The prevailing view is that larger aneurysms have a greater risk of rupture. Predicting the risk of aneurysmal rupture, especially for aneurysms with a relatively small diameter, continues to be a topic of discourse. In fact, the majority of previous large-scale studies have used the maximum size of aneurysms as a predictor of aneurysm rupture.Outcome (O)

Quality Recognition Model

The proposed model, as shown in Figure 2, comprises multilayer feed-forwarded neural networks as a so-called MLP. The MLP is further optimized with an ensemble method using adaptive boosting (AdaBoost). The final AdaBoost-MLP, termed the prognosis quality recognition (PQR) model, was trained on a dataset acquired automatically through PubMed searches based on the following two criteria: selecting the “Clinical Query prognosis” filter and choosing scope as “narrow.” To build and evaluate the model, we performed the steps involved in the preparation of a dataset for training the deep-learning models, followed by training and tuning the deep-learning models. Additionally, we compared the performance of the proposed model with those of shallow machine-learning models in terms of precision and recall.

For training and testing the PQR model, we collected a dataset consisting of a total of 2686 Medline abstracts, 697 of which were considered to be positive studies (ie, scientifically sound). To retrieve positive studies, we used the interface of Clinical Queries [33]. To retrieve negative studies (ie, not scientifically sound), we used the interface of PubMed and retrieved studies that were not included in the positive set.

Figure 2. Process steps of proposed prognosis quality recognition (PQR) model training and testing.
View this figure

Training and Tuning the Deep-Learning Model

The PQR model is trained using five textual features, including two data features (title and abstract) and three metadata features (article type, publishing journal, and authors). The data features were preprocessed through applying the steps described above. The model consists of 5 layers with 3 hidden layers of size 100, 50, and 25, respectively. The input layers take the BoW vectors generated from data features. The “Maxout” activation function was used with 10 epochs. The data were split into a 70:30 ratio for training and testing.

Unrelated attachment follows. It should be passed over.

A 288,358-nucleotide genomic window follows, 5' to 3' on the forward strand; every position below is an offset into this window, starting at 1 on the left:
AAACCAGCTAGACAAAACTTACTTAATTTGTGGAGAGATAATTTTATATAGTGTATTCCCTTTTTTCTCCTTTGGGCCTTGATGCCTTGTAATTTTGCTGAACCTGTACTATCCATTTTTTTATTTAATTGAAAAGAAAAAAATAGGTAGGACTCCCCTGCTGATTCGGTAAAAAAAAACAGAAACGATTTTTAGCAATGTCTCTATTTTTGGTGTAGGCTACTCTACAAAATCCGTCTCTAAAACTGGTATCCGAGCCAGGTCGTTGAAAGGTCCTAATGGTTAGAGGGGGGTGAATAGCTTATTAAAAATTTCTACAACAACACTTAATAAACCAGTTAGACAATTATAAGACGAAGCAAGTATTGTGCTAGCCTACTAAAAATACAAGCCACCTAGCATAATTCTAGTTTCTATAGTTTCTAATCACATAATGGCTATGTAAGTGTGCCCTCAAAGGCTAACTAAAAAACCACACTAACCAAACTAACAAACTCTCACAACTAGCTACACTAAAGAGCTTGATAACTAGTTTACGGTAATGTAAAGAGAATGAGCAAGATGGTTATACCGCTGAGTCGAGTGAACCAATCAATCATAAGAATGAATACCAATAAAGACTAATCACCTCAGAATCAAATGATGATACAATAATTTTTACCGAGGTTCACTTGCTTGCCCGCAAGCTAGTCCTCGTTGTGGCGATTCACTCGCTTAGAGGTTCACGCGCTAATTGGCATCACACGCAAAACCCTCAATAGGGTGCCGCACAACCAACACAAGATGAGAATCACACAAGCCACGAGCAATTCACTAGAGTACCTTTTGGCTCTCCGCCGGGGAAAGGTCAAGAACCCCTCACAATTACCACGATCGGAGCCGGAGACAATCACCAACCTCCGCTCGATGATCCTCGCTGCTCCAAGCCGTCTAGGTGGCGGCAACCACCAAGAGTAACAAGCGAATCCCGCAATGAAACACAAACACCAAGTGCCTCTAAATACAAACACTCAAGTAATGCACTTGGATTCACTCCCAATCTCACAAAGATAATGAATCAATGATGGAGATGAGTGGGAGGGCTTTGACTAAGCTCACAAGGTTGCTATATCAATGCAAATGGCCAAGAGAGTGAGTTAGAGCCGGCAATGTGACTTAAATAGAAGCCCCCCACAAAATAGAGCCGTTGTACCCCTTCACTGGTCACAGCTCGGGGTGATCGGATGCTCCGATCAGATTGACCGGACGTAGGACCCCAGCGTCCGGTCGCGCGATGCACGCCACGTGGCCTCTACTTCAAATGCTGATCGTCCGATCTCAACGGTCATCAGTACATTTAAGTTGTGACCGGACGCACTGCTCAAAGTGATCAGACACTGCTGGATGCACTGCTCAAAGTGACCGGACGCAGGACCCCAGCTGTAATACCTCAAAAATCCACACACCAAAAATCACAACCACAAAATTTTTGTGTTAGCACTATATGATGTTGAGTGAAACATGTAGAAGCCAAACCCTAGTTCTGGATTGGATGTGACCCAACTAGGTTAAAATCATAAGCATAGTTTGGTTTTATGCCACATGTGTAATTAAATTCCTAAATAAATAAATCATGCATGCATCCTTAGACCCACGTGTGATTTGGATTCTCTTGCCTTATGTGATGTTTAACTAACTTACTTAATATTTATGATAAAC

Comparison with Shallow Machine-Learning Models

To identify the best performer on our dataset, we compared a set of machine-learning algorithms, including SVM, naïve Bayes, k-nearest neighbor, and decision tree. These algorithms were tested in other studies [35,39] for addressing similar problems.

CCA Classification Model

The CCA classification model aims to develop a multiclass classifier that can accurately classify text from selected quality documents (given by the quality model) into one of the following 7 classes: Aim, Methods, Population, Intervention, Results, Outcome, and Conclusion. We then merged Methods and Population into a single category (P) and Outcome and Conclusion into a single category (O) because of their strong correlation found in the text. Although our focus was to utilize PICO classes in the summarization task, we retained the other categories to enable additional non-PICO clinical applications such as summarization for medical education and deriving rules from clinical trials for developing the knowledge base of a clinical decision support system.

PICO is a well-known terminology in evidence-based medicine. Our proposed CCA classifier incorporates the Patient/Problem, Intervention, and Outcome PICO components in addition to two more classes, Aim and Results. PICO detection is a sequential sentence classification task rather than a single sentence problem; therefore, the sequence of sentences is jointly predicted. In this way, more complete context is captured from multiple sentences, which then improves the classification accuracy of predicting the current sentence. The steps followed to build and evaluate the model were: (a) preparation of a dataset for training the deep-learning model, (b) training and tuning the deep-learning model, and (c) comparison with traditional machine-learning models in terms of precision and recall.